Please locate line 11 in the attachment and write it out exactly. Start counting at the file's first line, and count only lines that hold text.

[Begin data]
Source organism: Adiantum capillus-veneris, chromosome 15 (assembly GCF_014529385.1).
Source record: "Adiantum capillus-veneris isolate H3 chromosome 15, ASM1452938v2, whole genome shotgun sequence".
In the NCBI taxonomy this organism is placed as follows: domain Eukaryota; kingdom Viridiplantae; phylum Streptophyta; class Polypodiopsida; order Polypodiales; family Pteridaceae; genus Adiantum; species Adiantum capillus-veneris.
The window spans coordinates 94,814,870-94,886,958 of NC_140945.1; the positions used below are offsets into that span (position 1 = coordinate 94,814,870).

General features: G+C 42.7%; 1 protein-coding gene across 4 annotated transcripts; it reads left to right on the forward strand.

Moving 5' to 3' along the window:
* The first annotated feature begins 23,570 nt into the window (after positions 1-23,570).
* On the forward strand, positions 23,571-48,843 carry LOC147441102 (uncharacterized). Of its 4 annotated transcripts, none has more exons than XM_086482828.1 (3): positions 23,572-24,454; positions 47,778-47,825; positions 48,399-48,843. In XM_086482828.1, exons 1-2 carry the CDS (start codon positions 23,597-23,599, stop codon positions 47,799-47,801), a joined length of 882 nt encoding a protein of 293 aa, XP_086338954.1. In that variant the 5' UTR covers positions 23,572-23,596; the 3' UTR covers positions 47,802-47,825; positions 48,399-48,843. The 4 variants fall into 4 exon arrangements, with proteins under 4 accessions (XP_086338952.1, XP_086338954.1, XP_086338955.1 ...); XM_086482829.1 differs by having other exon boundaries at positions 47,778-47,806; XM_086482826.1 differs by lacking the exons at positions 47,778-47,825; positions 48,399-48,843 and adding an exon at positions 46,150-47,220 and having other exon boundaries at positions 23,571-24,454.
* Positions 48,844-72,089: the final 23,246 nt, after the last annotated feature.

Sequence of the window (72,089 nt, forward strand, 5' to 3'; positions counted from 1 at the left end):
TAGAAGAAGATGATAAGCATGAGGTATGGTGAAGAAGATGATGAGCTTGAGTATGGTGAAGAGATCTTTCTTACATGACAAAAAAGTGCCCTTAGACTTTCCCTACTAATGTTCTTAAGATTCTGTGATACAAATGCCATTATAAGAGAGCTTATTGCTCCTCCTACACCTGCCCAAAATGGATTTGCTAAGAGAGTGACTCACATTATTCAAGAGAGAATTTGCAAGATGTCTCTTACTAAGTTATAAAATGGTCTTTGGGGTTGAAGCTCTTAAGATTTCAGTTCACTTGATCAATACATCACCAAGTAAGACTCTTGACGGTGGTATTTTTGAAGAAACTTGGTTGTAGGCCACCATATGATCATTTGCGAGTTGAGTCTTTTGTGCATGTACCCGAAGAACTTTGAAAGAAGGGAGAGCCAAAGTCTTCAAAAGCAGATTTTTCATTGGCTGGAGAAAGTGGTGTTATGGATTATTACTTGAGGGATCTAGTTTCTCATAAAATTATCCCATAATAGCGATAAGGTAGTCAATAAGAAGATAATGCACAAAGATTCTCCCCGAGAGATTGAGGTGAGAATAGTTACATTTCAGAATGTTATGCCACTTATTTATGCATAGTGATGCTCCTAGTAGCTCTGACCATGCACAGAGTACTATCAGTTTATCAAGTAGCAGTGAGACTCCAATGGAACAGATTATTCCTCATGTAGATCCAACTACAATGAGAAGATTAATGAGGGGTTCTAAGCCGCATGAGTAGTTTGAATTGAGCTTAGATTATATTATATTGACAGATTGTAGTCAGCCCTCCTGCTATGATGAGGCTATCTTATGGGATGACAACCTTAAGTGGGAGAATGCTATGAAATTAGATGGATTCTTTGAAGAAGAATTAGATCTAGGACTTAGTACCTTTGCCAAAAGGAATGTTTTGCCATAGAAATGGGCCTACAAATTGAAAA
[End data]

TAGAAGAAGATGATAAGCATGAGGTATGGTGAAGAAGATGATGAGCTTGAGTATGGTGAAGAGATCTTTCTTACATGACAAAAAAGTGCCCTTAGACTTTCCCTACTAATGTTCTTAAGATTCTGTGATACAAATGCCATTATAAGAGAGCTTATTGCTCCTCCTACACCTGCCCAAAATGGATTTGCTAAGAGAGTGACTCACATTATTCAAGAGAGAATTTGCAAGATGTCTCTTACTAAGTTATAAAATGGTCTTTGGGGTTGAAGCTCTTAAGATTTCAGTTCACTTGATCAATACATCACCAAGTAAGACTCTTGACGGTGGTATTTTTGAAGAAACTTGGTTGTAGGCCACCATATGATCATTTGCGAGTTGAGTCTTTTGTGCATGTACCCGAAGAACTTTGAAAGAAGGGAGAGCCAAAGTCTTCAAAAGCAGATTTTTCATTGGCTGGAGAAAGTGGTGTTATGGATTATTACTTGAGGGATCTAGTTTCTCATAAAATTATCCCATAATAGCGATAAGGTAGTCAATAAGAAGATAATGCACAAAGATTCTCCCCGAGAGATTGAGGTGAGAATAGTTACATTTCAGAATGTTATGCCACTTATTTATGCATAGTGATGCTCCTAGTAGCTCTGACCATGCACAGAGTACTATCAGTTTATCAAGTAGCAGTGAGACTCCAATGGAACAGATTATTCCTCATGTAGATCCAACTACAATGAGAAGATTAATGAGGGGTTCTAAGCCGCATGAGTAGTTTGAATTGAGCTTAGATTATATTATATTGACAGATTGTAGTCAGCCCTCCTGCTATGATGAGGCTATCTTATGGGATGACAACCTTAAGTGGGAGAATGCTATGAAATTAGATGGATTCTTTGAAGAAGAATTAGATCTAGGACTTAGTACCTTTGCCAAAAGGAATGTTTTGCCATAGAAATGGGCCTACAAATTGAAAA